Command-Right Arrow     Move the text insertion point to the end of
the current line
Command-Left Arrow      Move the text insertion point to the beginning of
the current line
Command-Down Arrow      Move the text insertion point to the end of the document
Command-Up Arrow        Move the text insertion point to the beginning
of the document
Shift-Command-Right Arrow

Select text between the insertion point and the end of the current line (*)
Shift-Command-Left Arrow        Select text between the insertion point and
the beginning of the current line (*)
Shift-Right Arrow       Extend text selection one character to the right (*)
Shift-Left Arrow        Extend text selection one character to the left (*)
Shift-Command-Up Arrow  Select text between the insertion point and the
beginning of the document (*)
Shift-Command-Down Arrow        Select text between the insertion point and
the end of the document (*)
Shift-Up Arrow  Extend text selection to the line above, to the nearest
character boundary at the same horizontal location (*)
Shift-Down Arrow        Extend text selection to the line below, to the
nearest character boundary at the same horizontal location (*)
Shift-Option-Right Arrow        Extend text selection to the end of the
current word, then to the end of the following word if pressed again
Shift-Option-Left Arrow Extend text selection to the beginning of the
current word, then to the beginning of the following word if pressed
again (*)
Shift-Option-Down Arrow Extend text selection to the end of the
current paragraph, then to the end of the following paragraph if
pressed again (*)
Shift-Option-Up Arrow   Extend text selection to the beginning of the
current paragraph, then to the beginning of the following paragraph if
pressed again (*)
Control-Space   Toggle between the current and previous input sources
Option-Control-Space    Toggle through all enabled input sources
Option-Command-esc      Force Quit
(*) Note: If no text is selected, the extension begins at the
insertion point. If text is selected by dragging, then the extension
begins at the selection boundary. Reversing the direction of the
selection deselects the appropriate unit.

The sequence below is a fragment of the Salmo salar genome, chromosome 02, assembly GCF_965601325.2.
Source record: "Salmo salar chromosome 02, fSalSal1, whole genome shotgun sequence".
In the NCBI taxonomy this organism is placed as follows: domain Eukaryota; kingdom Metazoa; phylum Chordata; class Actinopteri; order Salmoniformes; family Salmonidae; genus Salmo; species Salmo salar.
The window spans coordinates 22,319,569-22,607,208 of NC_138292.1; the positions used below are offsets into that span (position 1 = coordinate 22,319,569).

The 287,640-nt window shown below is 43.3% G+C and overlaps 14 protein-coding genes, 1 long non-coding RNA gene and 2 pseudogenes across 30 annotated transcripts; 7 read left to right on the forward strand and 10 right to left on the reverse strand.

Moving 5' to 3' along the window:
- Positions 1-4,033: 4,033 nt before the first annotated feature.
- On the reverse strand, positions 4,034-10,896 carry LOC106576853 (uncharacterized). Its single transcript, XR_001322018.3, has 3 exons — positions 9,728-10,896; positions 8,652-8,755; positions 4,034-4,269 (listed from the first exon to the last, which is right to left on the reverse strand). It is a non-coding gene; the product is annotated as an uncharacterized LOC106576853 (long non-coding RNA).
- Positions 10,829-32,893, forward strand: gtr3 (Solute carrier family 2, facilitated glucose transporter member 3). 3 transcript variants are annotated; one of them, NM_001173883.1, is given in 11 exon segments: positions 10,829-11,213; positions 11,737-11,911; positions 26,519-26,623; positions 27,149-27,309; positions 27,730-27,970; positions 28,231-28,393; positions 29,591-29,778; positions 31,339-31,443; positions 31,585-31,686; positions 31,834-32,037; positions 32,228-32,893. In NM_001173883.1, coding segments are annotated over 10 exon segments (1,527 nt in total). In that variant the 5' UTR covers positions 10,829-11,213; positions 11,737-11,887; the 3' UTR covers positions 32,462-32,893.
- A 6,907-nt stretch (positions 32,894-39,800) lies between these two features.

Universal Access - VoiceOver keyboard commands

For information about VoiceOver key combination differences in Mac OS
X v10.6, see this article.

Key combination What it does
Command-F5 or
fn Command-F5   Turn VoiceOver on or off
Control Option-F8 or
fn Control Option-F8    Open VoiceOver Utility
Control Option-F7 or
fn Control Option-F7    Display VoiceOver menu
Control Option-;
or fn Control Option-;  Enable/disable VoiceOver Control Option-lock
Option-Command-8 or
fn Command-F11  Turn on Zoom
Option-Command-+        Zoom In
Option-Command- - (minus)       Zoom Out
Option-Control-Command-8        Invert/revert the screen colors
Control Option-Command-,        Reduce contrast
Control Option-Command-.        Increase contrast
Note: You may need to enable "Use all F1, F2, etc. keys as standard
keys" in Keyboard preferences for the VoiceOver menu and utility to

Universal Access - Mouse Keys

When Mouse Keys is turned on in Universal Access preferences, you can
use the keyboard or numeric keypad keys to move the mouse pointer. If
your computer doesn't have a numeric keypad, use the Fn (function)

Key combination What it does
8       Move Up
2       Move Down
4       Move Left
6       Move Right
1       Move Diagonally Bottom Left
3       Move Diagonally Bottom Right
7       Move Diagonally Top Left
9       Move Diagonally Top Right
5       Press Mouse Button
0       Hold Mouse Button
. (period on number pad)        Release Hold Mouse Button
See also: Shortcuts for Mouse Keys.